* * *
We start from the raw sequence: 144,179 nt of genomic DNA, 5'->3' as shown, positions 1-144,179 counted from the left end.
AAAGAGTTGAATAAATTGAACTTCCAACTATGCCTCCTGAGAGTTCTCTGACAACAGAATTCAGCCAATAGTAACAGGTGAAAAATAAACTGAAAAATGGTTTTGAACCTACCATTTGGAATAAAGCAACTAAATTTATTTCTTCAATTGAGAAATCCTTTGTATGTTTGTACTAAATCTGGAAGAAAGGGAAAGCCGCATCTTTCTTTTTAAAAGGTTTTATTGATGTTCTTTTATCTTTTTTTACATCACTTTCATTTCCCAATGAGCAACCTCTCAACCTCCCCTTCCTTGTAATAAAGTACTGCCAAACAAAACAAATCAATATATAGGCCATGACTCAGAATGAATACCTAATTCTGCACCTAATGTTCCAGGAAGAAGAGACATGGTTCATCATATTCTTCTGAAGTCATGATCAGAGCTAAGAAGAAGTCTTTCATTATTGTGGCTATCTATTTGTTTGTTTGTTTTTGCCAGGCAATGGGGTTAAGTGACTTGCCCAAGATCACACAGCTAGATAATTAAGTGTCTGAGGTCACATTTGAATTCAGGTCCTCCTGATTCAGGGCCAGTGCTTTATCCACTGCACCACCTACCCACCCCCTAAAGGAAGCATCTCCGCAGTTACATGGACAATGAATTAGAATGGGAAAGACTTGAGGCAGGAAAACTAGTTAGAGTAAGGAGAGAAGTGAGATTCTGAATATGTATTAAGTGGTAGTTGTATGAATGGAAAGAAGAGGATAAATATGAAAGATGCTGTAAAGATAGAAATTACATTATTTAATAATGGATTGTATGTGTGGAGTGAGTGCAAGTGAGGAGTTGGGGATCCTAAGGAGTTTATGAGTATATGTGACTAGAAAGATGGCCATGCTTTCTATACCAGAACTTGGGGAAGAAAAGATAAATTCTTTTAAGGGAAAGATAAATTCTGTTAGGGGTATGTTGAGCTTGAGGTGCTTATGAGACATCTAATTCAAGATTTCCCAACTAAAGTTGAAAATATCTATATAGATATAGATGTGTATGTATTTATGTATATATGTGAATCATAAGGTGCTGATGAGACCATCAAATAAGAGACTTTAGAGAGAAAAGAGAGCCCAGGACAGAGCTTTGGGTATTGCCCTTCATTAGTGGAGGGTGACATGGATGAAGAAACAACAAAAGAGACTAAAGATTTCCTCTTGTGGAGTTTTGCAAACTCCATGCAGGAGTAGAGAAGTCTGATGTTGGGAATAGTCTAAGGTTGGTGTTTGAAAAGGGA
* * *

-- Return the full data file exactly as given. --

We start from the raw sequence: 144,179 nt of genomic DNA, 5'->3' as shown, positions 1-144,179 counted from the left end.
AAAGAGTTGAATAAATTGAACTTCCAACTATGCCTCCTGAGAGTTCTCTGACAACAGAATTCAGCCAATAGTAACAGGTGAAAAATAAACTGAAAAATGGTTTTGAACCTACCATTTGGAATAAAGCAACTAAATTTATTTCTTCAATTGAGAAATCCTTTGTATGTTTGTACTAAATCTGGAAGAAAGGGAAAGCCGCATCTTTCTTTTTAAAAGGTTTTATTGATGTTCTTTTATCTTTTTTTACATCACTTTCATTTCCCAATGAGCAACCTCTCAACCTCCCCTTCCTTGTAATAAAGTACTGCCAAACAAAACAAATCAATATATAGGCCATGACTCAGAATGAATACCTAATTCTGCACCTAATGTTCCAGGAAGAAGAGACATGGTTCATCATATTCTTCTGAAGTCATGATCAGAGCTAAGAAGAAGTCTTTCATTATTGTGGCTATCTATTTGTTTGTTTGTTTTTGCCAGGCAATGGGGTTAAGTGACTTGCCCAAGATCACACAGCTAGATAATTAAGTGTCTGAGGTCACATTTGAATTCAGGTCCTCCTGATTCAGGGCCAGTGCTTTATCCACTGCACCACCTACCCACCCCCTAAAGGAAGCATCTCCGCAGTTACATGGACAATGAATTAGAATGGGAAAGACTTGAGGCAGGAAAACTAGTTAGAGTAAGGAGAGAAGTGAGATTCTGAATATGTATTAAGTGGTAGTTGTATGAATGGAAAGAAGAGGATAAATATGAAAGATGCTGTAAAGATAGAAATTACATTATTTAATAATGGATTGTATGTGTGGAGTGAGTGCAAGTGAGGAGTTGGGGATCCTAAGGAGTTTATGAGTATATGTGACTAGAAAGATGGCCATGCTTTCTATACCAGAACTTGGGGAAGAAAAGATAAATTCTTTTAAGGGAAAGATAAATTCTGTTAGGGGTATGTTGAGCTTGAGGTGCTTATGAGACATCTAATTCAAGATTTCCCAACTAAAGTTGAAAATATCTATATAGATATAGATGTGTATGTATTTATGTATATATGTGAATCATAAGGTGCTGATGAGACCATCAAATAAGAGACTTTAGAGAGAAAAGAGAGCCCAGGACAGAGCTTTGGGTATTGCCCTTCATTAGTGGAGGGTGACATGGATGAAGAAACAACAAAAGAGACTAAAGATTTCCTCTTGTGGAGTTTTGCAAACTCCATGCAGGAGTAGAGAAGTCTGATGTTGGGAATAGTCTAAGGTTGGTGTTTGAAAAGGGA